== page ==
Photo Journal: Breaking Dawn over Cappadocia’s Caves
Q: What do you get when you combine a werewolf, Hannibal Lecter and a White Walker?
A: Me, before 10:30am.
So you can imagine my delight when we had to wake up at 4:32am to trek over to the hot air balloon take-off site in Cappadocia, Turkey (#firstworldproblems). After a minute or two of grumbling, we scrubbed up and made our way to the waiting area of the launch site. With hot coffee, tea, juices and baked goods awaiting, we were amongst hundreds of sleepy balloon riders grabbing a light bite in the open wooden lodge.
After half an hour of satiating my under-caffeinated, overly-sleep-deprived self, we were escorted past dozens of colorful nylon balloons in various stages of take-off. Because it was still dark out, we were only able to make out the shapes and shadows of activity through intermittent bursts of flame from the balloons’ burners. Across the landscape cloaked in dusk, the quiet sight of hustling hands pulling, tying, flattening, inflating balloons that slowly blotted out the empty horizon was like watching the Ringling Brother’s prepare for a grand circus performance.
By around 6:00am, our balloon was inflated, we were helped in and the show was about to begin. With 12 people in our balloon equally divided into four sections of the basket, the pilot gave us directions for a smooth take off, flight and landing and off we went.
Although the total time in the air was only about an hour, the sights, colors, shapes, depths of the Cappadocia landscape will stay with me for a lifetime. With sky-high pillars and deeply-etched valley formations, Cappadocia’s main attraction is also its biggest secret: its geological make up.
The natural cave wonders of its rock formations, created from ancient volcanic eruptions spanning as far as 9 million years ago, contains more than meets the eye. On the surface, the region looks to be a deserted patch of rocks and volcanoes, however these large sedimentary caves served as a hide out for those fleeing religious persecution for thousands of years. Since 500 BC, the area was inhabited by Romans, Armenians, Persians, Christians, Turks.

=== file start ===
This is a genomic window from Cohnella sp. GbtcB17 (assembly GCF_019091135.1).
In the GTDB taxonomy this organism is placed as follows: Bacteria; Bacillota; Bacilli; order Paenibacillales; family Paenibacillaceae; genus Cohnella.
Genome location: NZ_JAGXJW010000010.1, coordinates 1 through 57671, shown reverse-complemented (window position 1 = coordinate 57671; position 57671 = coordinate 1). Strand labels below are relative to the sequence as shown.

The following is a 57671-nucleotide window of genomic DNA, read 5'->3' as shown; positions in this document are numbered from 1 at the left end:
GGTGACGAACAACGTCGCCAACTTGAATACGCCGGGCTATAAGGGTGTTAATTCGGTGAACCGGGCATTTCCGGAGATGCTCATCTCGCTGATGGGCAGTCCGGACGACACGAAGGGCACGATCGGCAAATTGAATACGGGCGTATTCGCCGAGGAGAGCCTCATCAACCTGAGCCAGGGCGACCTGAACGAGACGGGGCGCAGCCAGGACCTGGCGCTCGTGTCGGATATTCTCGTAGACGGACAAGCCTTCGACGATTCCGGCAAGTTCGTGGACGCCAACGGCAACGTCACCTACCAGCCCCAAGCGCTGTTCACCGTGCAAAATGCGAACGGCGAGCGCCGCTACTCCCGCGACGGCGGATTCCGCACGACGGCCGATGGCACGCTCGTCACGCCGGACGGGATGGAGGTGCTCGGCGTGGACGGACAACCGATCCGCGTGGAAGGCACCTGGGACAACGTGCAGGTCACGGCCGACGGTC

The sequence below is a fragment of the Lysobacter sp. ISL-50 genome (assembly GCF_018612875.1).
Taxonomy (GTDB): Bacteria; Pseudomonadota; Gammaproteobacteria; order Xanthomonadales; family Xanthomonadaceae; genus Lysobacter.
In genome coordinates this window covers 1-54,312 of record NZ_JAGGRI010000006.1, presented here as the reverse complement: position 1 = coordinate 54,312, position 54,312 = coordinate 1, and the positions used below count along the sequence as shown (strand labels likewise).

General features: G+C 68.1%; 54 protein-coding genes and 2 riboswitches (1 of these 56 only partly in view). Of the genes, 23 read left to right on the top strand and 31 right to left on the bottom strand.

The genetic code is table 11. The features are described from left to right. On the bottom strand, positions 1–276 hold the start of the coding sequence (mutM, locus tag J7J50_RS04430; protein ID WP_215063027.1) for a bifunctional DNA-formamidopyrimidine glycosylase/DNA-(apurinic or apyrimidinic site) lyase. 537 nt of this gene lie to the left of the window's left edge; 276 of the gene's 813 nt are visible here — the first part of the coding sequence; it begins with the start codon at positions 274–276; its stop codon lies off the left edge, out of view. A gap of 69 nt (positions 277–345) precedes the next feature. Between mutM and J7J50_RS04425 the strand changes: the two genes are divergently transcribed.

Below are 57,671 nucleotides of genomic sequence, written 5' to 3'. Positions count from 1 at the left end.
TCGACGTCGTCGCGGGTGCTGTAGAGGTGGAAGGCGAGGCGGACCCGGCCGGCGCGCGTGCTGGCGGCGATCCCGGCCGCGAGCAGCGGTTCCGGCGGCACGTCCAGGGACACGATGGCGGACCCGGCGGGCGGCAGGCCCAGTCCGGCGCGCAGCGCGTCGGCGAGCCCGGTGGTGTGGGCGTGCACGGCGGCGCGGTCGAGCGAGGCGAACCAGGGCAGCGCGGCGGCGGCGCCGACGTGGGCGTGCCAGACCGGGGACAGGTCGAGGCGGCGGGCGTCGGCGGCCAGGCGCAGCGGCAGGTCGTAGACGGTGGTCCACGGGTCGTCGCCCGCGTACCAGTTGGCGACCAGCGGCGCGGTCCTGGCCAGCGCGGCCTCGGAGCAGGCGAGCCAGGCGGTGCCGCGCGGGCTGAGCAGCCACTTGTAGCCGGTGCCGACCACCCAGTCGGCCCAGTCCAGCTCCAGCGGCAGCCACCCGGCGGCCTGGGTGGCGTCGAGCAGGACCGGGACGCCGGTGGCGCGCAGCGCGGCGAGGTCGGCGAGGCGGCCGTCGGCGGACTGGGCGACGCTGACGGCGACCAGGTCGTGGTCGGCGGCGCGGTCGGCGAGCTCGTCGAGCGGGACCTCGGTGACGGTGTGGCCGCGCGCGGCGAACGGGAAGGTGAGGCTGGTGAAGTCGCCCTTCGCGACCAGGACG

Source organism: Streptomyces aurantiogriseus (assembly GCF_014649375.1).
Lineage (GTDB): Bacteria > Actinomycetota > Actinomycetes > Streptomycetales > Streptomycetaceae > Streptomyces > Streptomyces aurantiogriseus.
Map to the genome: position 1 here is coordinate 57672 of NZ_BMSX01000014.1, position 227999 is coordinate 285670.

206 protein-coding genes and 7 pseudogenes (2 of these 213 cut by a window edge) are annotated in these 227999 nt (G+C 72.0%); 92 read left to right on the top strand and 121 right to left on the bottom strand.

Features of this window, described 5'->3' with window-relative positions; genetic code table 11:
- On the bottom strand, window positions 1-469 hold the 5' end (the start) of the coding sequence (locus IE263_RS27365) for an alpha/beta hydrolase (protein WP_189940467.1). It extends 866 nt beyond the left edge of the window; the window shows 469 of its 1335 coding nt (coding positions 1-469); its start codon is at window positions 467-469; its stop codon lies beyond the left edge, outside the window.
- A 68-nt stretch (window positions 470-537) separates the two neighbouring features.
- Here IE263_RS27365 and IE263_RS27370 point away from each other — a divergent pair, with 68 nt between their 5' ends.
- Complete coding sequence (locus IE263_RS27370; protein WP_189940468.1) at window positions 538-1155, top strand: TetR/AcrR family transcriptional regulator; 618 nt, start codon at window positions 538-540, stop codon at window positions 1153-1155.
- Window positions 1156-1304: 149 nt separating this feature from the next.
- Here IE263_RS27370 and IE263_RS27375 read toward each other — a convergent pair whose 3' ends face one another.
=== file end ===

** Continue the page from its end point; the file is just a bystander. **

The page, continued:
The region also contains several underground cities, which were used by early Christians fleeing persecution from the Romans. Our aerial view did not give away the secrets of the volcanic structures or of the lives that once settled there but we were able to tour the cave homes and churches that once supported tens of thousands of people once we got back on land.
For the hour, our pilot glided us through the peaks and grooves across the sleepy volcanoes and their formations frozen in time. And as the sun rose, I couldn’t begin to imagine how desperate and hungry its settlers were for freedom, for safety, for a place to live in peace. I couldn’t imagine what it was like to watch the sun rise and set every day from a hidden cave. And it made me feel lucky. Lucky to be where political and religious persecution do not consume my daily circumstances. Lucky to have the freedom to express any opinion (as silly, idiotic or fleeting as they may be) at any time. Lucky to have the luxury of waking up in a warm, dry bed in a warm, dry apartment.
It has certainly made me think twice about waking up grouchy.
Cappadocia Cave Suites
Gafferli Mah. Ünlü Sokak No:19
Göreme, Nevşehir, Turkey
+90 384 271 28 00
Argos Hotel in Cappadocia
50240 Uçhisar, Turkey
+90 384 219 3130